All the Java vendors AND Microsoft are behind it. Mustang delivers full JAX-WS client and lightweight server (for callbacks). JEE5 adds richer server support.

Web Services: Java and .NET

We recommend Java developers program up at the JAX-WS level to isolate you from the protocol stack changes that might occur in the next view years. Treat JAX-WS like the socket level. Sun has been working with MS on project Tango to provide a higher quality interop with MS. JAX-WS 2.0 delivers WS-I basic interop, but project Tango adds a richer protocol support. Sun Java team is working closely with Microsoft. This will be delivered on top of Mustang and JEE5 in 2007.

There are many more Mustang features. Mark Reinhold will be talking about it in much more detail at another session this week.

Java SE futures

In Dolphin (JSE7) we're considering some Java language updates. We're cautious in changing the Java language but languages do evolve. Two things we're likely to do are direct support for XML, and super-packages. Possibly some others like method references, but not operator overloading. Some other ideas include desktop improvements (Java2D acceleration, Swing beans binding (JSR295), Swing application framework (JSR296)) Java Module System (JSR277), BeanShell (JSR274), and more.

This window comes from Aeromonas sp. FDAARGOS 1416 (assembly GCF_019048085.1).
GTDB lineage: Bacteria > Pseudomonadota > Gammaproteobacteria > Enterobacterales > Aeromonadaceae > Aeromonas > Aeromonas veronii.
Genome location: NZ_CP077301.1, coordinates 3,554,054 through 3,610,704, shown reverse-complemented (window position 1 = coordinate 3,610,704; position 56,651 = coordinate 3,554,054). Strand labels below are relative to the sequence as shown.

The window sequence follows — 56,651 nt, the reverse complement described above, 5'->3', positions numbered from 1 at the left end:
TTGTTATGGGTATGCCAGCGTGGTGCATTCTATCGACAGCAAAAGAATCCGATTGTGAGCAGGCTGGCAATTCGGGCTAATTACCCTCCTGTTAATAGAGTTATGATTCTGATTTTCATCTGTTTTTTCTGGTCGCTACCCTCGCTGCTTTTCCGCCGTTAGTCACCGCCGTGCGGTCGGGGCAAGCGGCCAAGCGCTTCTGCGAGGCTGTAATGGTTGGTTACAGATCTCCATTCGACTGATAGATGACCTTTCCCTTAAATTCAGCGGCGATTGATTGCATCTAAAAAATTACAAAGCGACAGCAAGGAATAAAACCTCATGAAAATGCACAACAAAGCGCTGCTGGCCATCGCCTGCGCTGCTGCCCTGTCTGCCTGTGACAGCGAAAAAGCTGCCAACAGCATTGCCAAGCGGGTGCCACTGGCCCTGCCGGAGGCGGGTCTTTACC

Growing the Java platform through more languages

Java is great for large scale commercial development but diversity is good. Lightweight apps may not need static checking. Dynamic languages run on the JVM today, for example Ruby, Python, Groovy, and many more. A new bytecode (JSR292) will accelerate dynamic languages. It supports more dynamic method dispatch to make JVM support easier and faster. This will be the first JVM bytecode not used by the Java language.

Visual Basic for Java: Project Semplice

The goal is to enable VB developers to use Java platform. It's not for porting existing applications, it just lets you use your VB skills. Compile from VB source into Java classfiles, make VB source code calls into Java platform APIs, etc. It's a new language for the Java latform. It will support standard concepts. There will be more at a session later this week.

Demo: GUI application created in NetBeans, double-click on a button and see the event handler is written in Visual Basic.

Web tier futures: Project Phobos

This project adds JavaScript to java web-tier. Use JavaScript in a web page, or use it to write a servlet.